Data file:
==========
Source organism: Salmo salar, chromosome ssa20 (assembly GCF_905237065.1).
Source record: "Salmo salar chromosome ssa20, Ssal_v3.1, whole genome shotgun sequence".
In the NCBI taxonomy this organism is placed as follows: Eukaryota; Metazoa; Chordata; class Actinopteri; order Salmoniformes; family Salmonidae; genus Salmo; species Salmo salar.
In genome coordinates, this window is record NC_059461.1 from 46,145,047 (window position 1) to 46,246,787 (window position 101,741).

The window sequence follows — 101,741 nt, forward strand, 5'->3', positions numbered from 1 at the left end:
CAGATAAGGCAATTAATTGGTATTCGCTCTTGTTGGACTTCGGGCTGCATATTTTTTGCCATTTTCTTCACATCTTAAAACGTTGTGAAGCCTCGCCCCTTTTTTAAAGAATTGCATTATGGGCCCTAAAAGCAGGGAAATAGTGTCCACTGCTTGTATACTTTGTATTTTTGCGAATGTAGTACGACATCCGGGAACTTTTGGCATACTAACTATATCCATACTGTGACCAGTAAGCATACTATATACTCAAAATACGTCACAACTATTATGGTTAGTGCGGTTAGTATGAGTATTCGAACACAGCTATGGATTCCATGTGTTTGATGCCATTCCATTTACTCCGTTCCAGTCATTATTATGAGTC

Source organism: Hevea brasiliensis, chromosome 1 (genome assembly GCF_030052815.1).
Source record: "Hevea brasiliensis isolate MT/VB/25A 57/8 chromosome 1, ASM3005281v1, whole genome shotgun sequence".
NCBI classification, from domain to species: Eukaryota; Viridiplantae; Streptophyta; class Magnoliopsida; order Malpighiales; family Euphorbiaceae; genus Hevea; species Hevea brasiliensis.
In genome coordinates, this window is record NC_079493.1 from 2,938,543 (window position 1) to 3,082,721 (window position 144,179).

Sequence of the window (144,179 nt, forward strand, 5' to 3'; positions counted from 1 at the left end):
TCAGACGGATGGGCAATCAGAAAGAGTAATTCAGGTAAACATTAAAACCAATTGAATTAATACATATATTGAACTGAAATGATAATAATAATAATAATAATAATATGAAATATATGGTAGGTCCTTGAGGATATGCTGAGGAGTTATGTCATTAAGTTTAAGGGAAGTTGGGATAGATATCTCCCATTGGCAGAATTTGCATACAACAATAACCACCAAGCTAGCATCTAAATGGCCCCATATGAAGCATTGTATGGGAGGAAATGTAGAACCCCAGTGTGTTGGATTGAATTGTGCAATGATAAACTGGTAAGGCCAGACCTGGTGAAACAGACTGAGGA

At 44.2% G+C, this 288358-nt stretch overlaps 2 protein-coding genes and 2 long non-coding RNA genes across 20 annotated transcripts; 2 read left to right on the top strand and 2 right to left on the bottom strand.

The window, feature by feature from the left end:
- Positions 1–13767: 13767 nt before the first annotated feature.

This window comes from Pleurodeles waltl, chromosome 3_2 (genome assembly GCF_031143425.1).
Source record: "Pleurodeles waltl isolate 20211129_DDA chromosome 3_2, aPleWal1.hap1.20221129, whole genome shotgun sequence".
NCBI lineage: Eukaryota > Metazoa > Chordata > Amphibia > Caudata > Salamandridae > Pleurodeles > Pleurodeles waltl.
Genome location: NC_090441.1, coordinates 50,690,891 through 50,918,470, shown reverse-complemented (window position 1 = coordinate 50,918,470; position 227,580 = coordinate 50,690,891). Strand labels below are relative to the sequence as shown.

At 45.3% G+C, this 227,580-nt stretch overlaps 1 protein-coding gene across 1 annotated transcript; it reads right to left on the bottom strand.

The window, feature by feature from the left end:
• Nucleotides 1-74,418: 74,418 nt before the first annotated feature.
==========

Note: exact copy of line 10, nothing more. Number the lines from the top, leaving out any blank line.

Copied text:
In genome coordinates, this window is record NC_079493.1 from 2,938,543 (window position 1) to 3,082,721 (window position 144,179).